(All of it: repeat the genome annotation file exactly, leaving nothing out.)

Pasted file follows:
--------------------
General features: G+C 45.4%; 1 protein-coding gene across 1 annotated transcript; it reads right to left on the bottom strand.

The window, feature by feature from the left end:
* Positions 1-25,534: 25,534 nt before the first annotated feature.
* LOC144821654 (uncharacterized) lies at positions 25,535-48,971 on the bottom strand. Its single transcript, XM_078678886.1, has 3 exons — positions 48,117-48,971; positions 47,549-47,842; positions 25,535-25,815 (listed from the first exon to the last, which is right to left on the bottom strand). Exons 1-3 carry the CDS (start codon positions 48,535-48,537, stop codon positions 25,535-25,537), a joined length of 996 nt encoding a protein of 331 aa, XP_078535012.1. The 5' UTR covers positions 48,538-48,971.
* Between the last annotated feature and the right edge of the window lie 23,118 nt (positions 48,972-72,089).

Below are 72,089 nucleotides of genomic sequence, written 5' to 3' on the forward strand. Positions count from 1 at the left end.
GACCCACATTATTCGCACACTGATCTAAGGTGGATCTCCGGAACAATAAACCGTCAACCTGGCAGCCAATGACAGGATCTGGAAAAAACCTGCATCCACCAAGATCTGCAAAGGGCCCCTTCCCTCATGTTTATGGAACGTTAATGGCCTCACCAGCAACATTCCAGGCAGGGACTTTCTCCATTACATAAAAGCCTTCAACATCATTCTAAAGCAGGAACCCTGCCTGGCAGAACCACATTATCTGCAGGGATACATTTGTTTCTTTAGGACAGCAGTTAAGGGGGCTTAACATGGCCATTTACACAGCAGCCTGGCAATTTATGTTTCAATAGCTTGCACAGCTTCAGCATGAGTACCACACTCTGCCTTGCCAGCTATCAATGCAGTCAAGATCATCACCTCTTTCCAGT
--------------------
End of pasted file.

General features: G+C 45.4%; 1 protein-coding gene across 1 annotated transcript; it reads right to left on the bottom strand.

The window, feature by feature from the left end:
* Positions 1-25,534: 25,534 nt before the first annotated feature.
* LOC144821654 (uncharacterized) lies at positions 25,535-48,971 on the bottom strand. Its single transcript, XM_078678886.1, has 3 exons — positions 48,117-48,971; positions 47,549-47,842; positions 25,535-25,815 (listed from the first exon to the last, which is right to left on the bottom strand). Exons 1-3 carry the CDS (start codon positions 48,535-48,537, stop codon positions 25,535-25,537), a joined length of 996 nt encoding a protein of 331 aa, XP_078535012.1. The 5' UTR covers positions 48,538-48,971.
* Between the last annotated feature and the right edge of the window lie 23,118 nt (positions 48,972-72,089).

Below are 72,089 nucleotides of genomic sequence, written 5' to 3' on the forward strand. Positions count from 1 at the left end.
GACCCACATTATTCGCACACTGATCTAAGGTGGATCTCCGGAACAATAAACCGTCAACCTGGCAGCCAATGACAGGATCTGGAAAAAACCTGCATCCACCAAGATCTGCAAAGGGCCCCTTCCCTCATGTTTATGGAACGTTAATGGCCTCACCAGCAACATTCCAGGCAGGGACTTTCTCCATTACATAAAAGCCTTCAACATCATTCTAAAGCAGGAACCCTGCCTGGCAGAACCACATTATCTGCAGGGATACATTTGTTTCTTTAGGACAGCAGTTAAGGGGGCTTAACATGGCCATTTACACAGCAGCCTGGCAATTTATGTTTCAATAGCTTGCACAGCTTCAGCATGAGTACCACACTCTGCCTTGCCAGCTATCAATGCAGTCAAGATCATCACCTCTTTCCAGT